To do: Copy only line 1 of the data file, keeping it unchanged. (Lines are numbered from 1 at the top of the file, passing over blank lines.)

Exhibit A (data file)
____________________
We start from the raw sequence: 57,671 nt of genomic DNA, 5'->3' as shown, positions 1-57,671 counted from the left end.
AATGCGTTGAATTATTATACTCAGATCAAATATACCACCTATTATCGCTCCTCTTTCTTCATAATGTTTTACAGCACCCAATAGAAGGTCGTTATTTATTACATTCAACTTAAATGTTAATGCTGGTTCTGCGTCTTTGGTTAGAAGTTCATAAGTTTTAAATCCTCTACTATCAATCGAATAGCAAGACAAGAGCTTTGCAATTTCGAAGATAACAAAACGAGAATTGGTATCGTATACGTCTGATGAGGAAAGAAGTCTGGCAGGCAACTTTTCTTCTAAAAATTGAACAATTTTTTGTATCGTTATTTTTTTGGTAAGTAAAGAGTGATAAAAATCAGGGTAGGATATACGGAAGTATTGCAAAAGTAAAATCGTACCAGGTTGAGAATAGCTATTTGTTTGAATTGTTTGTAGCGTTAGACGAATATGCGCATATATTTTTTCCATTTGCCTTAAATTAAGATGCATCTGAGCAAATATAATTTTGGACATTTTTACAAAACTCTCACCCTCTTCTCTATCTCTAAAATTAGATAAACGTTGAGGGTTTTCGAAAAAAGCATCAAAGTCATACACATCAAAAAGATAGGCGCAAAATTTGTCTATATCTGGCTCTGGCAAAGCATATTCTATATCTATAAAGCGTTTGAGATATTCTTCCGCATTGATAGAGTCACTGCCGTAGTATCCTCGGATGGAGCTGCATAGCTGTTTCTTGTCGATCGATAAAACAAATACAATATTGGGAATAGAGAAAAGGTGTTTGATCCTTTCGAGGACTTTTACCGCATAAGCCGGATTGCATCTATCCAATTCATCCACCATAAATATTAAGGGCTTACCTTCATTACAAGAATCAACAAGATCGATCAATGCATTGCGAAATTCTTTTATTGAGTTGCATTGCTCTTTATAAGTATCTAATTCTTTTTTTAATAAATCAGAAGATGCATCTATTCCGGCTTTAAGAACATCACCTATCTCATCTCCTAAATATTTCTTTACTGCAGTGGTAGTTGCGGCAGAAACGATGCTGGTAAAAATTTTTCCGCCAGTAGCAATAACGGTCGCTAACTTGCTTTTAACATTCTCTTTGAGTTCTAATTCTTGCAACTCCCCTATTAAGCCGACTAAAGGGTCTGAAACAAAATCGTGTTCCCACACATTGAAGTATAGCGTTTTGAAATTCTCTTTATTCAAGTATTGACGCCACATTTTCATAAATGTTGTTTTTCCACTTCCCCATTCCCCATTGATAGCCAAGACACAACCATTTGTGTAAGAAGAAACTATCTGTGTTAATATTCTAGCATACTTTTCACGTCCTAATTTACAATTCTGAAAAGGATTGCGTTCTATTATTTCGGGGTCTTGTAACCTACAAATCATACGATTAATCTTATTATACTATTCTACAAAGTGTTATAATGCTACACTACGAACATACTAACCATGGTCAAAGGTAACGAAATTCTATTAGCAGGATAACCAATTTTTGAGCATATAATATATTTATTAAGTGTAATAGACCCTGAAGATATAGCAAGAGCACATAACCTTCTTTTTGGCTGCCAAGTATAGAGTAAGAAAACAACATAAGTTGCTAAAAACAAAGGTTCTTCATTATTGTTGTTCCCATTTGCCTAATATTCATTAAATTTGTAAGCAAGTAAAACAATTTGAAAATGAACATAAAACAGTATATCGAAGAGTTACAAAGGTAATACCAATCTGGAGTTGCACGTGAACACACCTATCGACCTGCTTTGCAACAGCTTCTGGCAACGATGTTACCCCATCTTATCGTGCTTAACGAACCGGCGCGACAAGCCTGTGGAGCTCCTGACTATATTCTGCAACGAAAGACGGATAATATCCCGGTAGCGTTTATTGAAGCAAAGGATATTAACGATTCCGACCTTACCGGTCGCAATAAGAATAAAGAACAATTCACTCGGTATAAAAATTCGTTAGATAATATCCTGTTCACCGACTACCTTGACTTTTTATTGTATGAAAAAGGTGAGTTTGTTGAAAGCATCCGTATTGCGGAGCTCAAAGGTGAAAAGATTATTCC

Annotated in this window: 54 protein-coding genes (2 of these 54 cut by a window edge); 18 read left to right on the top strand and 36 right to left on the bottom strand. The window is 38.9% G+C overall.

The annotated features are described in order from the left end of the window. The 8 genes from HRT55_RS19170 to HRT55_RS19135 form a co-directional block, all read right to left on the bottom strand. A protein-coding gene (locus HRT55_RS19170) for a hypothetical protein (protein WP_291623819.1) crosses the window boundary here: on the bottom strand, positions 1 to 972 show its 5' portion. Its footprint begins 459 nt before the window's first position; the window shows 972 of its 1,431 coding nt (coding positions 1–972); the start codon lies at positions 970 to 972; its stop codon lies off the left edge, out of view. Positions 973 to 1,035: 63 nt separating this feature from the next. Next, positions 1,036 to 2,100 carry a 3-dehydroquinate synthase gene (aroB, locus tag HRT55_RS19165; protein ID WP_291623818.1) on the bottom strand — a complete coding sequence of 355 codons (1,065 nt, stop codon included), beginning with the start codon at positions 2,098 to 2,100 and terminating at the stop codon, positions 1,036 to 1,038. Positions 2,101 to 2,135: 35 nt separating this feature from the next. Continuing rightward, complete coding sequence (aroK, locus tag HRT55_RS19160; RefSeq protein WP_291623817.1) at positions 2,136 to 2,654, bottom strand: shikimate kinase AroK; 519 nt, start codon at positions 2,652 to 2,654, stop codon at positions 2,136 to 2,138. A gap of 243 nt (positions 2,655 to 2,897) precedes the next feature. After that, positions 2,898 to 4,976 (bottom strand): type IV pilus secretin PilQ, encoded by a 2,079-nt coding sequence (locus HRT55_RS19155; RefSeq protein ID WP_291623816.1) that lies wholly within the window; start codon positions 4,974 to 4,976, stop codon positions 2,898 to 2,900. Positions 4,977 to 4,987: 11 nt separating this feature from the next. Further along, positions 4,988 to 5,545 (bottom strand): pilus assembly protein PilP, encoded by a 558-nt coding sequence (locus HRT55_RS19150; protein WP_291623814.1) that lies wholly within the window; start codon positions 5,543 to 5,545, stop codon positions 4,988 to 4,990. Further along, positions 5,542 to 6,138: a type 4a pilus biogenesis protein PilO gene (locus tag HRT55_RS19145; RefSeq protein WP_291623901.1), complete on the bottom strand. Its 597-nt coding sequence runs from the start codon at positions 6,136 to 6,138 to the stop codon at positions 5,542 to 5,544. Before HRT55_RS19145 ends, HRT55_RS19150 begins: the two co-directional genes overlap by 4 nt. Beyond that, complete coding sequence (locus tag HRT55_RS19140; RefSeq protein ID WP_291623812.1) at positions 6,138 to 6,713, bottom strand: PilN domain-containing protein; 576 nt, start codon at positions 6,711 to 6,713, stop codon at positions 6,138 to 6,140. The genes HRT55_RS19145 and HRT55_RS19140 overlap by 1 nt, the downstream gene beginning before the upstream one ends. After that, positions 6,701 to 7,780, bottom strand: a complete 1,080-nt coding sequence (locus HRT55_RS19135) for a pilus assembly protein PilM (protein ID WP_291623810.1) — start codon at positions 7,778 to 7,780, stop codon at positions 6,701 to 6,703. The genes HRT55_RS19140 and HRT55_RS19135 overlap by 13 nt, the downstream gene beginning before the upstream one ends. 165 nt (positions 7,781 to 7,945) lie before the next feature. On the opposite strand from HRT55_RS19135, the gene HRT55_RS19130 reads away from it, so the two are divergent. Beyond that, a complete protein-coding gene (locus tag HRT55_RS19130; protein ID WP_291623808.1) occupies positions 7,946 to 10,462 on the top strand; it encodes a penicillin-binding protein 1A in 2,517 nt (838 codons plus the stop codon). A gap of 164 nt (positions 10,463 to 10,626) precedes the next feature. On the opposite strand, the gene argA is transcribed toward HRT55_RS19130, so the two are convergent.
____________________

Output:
We start from the raw sequence: 57,671 nt of genomic DNA, 5'->3' as shown, positions 1-57,671 counted from the left end.